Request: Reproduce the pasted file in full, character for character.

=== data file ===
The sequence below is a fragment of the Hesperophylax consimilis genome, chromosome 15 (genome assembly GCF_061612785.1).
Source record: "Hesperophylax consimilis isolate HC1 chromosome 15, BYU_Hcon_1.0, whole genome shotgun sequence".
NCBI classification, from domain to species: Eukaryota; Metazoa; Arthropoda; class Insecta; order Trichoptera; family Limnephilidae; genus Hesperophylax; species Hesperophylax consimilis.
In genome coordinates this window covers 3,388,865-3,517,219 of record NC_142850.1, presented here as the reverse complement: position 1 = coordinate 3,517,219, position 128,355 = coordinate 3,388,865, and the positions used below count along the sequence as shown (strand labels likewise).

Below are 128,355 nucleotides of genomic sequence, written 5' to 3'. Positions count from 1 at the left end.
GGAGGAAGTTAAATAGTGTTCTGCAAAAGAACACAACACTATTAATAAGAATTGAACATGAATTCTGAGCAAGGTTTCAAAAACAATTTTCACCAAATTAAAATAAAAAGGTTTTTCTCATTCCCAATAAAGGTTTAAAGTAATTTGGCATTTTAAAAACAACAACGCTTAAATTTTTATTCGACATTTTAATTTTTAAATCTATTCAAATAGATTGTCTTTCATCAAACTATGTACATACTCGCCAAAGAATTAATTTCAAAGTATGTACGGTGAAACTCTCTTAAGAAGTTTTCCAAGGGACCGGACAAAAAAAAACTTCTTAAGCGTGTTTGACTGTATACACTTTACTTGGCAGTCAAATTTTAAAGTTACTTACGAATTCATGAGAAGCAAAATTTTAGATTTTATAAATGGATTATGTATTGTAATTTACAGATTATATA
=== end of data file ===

The sequence below is a fragment of the Hesperophylax consimilis genome, chromosome 15 (genome assembly GCF_061612785.1).
Source record: "Hesperophylax consimilis isolate HC1 chromosome 15, BYU_Hcon_1.0, whole genome shotgun sequence".
NCBI classification, from domain to species: Eukaryota; Metazoa; Arthropoda; class Insecta; order Trichoptera; family Limnephilidae; genus Hesperophylax; species Hesperophylax consimilis.
In genome coordinates this window covers 3,388,865-3,517,219 of record NC_142850.1, presented here as the reverse complement: position 1 = coordinate 3,517,219, position 128,355 = coordinate 3,388,865, and the positions used below count along the sequence as shown (strand labels likewise).

Below are 128,355 nucleotides of genomic sequence, written 5' to 3'. Positions count from 1 at the left end.
GGAGGAAGTTAAATAGTGTTCTGCAAAAGAACACAACACTATTAATAAGAATTGAACATGAATTCTGAGCAAGGTTTCAAAAACAATTTTCACCAAATTAAAATAAAAAGGTTTTTCTCATTCCCAATAAAGGTTTAAAGTAATTTGGCATTTTAAAAACAACAACGCTTAAATTTTTATTCGACATTTTAATTTTTAAATCTATTCAAATAGATTGTCTTTCATCAAACTATGTACATACTCGCCAAAGAATTAATTTCAAAGTATGTACGGTGAAACTCTCTTAAGAAGTTTTCCAAGGGACCGGACAAAAAAAAACTTCTTAAGCGTGTTTGACTGTATACACTTTACTTGGCAGTCAAATTTTAAAGTTACTTACGAATTCATGAGAAGCAAAATTTTAGATTTTATAAATGGATTATGTATTGTAATTTACAGATTATATA